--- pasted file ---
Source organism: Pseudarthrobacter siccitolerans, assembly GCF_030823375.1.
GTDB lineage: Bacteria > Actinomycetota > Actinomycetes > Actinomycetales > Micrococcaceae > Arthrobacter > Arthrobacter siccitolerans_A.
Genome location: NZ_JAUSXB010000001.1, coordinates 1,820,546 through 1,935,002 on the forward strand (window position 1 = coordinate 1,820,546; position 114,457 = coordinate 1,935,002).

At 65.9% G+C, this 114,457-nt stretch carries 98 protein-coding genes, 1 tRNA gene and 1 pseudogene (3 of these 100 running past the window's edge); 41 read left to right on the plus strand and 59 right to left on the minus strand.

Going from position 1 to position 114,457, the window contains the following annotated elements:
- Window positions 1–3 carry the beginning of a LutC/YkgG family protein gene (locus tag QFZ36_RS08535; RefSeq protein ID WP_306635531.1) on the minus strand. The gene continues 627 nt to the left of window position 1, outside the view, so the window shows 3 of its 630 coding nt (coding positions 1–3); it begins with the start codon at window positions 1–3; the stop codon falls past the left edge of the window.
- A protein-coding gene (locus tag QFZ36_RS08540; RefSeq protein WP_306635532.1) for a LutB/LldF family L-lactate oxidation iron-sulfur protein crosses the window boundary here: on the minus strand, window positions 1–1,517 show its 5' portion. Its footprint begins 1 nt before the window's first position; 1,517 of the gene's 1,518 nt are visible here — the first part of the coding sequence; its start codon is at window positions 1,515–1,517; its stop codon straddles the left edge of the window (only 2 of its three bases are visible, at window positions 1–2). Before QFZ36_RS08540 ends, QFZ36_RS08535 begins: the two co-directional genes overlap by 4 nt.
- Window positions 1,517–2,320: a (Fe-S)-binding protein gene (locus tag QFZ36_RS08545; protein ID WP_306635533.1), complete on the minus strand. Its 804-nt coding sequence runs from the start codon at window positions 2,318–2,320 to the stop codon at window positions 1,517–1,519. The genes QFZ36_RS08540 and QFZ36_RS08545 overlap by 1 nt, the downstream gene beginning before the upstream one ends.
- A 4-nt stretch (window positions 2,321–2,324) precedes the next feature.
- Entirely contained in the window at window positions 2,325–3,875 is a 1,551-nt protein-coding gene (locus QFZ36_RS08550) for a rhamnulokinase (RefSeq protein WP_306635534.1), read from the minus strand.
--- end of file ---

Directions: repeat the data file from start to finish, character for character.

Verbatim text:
Source organism: Pseudarthrobacter siccitolerans, assembly GCF_030823375.1.
GTDB lineage: Bacteria > Actinomycetota > Actinomycetes > Actinomycetales > Micrococcaceae > Arthrobacter > Arthrobacter siccitolerans_A.
Genome location: NZ_JAUSXB010000001.1, coordinates 1,820,546 through 1,935,002 on the forward strand (window position 1 = coordinate 1,820,546; position 114,457 = coordinate 1,935,002).

At 65.9% G+C, this 114,457-nt stretch carries 98 protein-coding genes, 1 tRNA gene and 1 pseudogene (3 of these 100 running past the window's edge); 41 read left to right on the plus strand and 59 right to left on the minus strand.

Going from position 1 to position 114,457, the window contains the following annotated elements:
- Window positions 1–3 carry the beginning of a LutC/YkgG family protein gene (locus tag QFZ36_RS08535; RefSeq protein ID WP_306635531.1) on the minus strand. The gene continues 627 nt to the left of window position 1, outside the view, so the window shows 3 of its 630 coding nt (coding positions 1–3); it begins with the start codon at window positions 1–3; the stop codon falls past the left edge of the window.
- A protein-coding gene (locus tag QFZ36_RS08540; RefSeq protein WP_306635532.1) for a LutB/LldF family L-lactate oxidation iron-sulfur protein crosses the window boundary here: on the minus strand, window positions 1–1,517 show its 5' portion. Its footprint begins 1 nt before the window's first position; 1,517 of the gene's 1,518 nt are visible here — the first part of the coding sequence; its start codon is at window positions 1,515–1,517; its stop codon straddles the left edge of the window (only 2 of its three bases are visible, at window positions 1–2). Before QFZ36_RS08540 ends, QFZ36_RS08535 begins: the two co-directional genes overlap by 4 nt.
- Window positions 1,517–2,320: a (Fe-S)-binding protein gene (locus tag QFZ36_RS08545; protein ID WP_306635533.1), complete on the minus strand. Its 804-nt coding sequence runs from the start codon at window positions 2,318–2,320 to the stop codon at window positions 1,517–1,519. The genes QFZ36_RS08540 and QFZ36_RS08545 overlap by 1 nt, the downstream gene beginning before the upstream one ends.
- A 4-nt stretch (window positions 2,321–2,324) precedes the next feature.
- Entirely contained in the window at window positions 2,325–3,875 is a 1,551-nt protein-coding gene (locus QFZ36_RS08550) for a rhamnulokinase (RefSeq protein WP_306635534.1), read from the minus strand.